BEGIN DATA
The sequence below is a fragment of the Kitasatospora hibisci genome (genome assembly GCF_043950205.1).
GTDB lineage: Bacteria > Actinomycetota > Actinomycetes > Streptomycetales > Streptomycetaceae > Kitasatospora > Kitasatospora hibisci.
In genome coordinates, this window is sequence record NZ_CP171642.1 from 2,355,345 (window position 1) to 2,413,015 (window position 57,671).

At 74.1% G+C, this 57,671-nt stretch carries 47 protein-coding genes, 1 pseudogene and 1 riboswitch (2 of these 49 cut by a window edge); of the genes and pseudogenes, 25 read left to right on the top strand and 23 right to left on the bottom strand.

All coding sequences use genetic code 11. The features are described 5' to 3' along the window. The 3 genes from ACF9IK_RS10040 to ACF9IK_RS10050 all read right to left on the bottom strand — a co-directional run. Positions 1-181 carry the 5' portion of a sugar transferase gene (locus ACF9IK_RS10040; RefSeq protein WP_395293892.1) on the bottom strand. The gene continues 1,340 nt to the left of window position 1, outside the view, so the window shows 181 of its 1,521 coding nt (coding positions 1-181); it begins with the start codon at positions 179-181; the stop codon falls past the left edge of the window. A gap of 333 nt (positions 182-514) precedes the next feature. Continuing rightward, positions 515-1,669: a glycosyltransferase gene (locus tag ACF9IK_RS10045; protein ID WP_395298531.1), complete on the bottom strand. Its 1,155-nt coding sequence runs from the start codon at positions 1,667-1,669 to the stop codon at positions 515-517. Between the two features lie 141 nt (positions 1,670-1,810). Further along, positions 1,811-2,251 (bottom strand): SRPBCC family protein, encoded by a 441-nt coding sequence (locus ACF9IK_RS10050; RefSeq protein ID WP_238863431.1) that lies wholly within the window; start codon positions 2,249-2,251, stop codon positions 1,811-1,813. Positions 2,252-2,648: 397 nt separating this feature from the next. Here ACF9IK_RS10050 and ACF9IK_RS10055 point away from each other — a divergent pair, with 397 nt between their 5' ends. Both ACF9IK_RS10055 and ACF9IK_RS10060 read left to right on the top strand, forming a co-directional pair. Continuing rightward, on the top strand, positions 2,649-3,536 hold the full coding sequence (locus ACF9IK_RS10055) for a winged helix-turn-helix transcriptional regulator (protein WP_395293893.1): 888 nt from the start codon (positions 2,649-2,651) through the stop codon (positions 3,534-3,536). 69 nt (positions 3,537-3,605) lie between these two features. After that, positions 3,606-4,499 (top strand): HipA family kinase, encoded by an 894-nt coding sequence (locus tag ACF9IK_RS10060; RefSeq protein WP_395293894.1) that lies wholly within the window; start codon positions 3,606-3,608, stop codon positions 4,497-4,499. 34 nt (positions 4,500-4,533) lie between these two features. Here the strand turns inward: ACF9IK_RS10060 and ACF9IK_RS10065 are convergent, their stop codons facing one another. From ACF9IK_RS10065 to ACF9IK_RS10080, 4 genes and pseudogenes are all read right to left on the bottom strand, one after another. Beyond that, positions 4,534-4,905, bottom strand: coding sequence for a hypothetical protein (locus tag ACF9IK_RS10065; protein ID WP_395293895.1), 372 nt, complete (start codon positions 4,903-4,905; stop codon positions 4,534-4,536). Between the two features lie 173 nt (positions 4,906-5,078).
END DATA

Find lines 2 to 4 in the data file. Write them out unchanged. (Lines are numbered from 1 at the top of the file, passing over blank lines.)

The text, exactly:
GTDB lineage: Bacteria > Actinomycetota > Actinomycetes > Streptomycetales > Streptomycetaceae > Kitasatospora > Kitasatospora hibisci.
In genome coordinates, this window is sequence record NZ_CP171642.1 from 2,355,345 (window position 1) to 2,413,015 (window position 57,671).

At 74.1% G+C, this 57,671-nt stretch carries 47 protein-coding genes, 1 pseudogene and 1 riboswitch (2 of these 49 cut by a window edge); of the genes and pseudogenes, 25 read left to right on the top strand and 23 right to left on the bottom strand.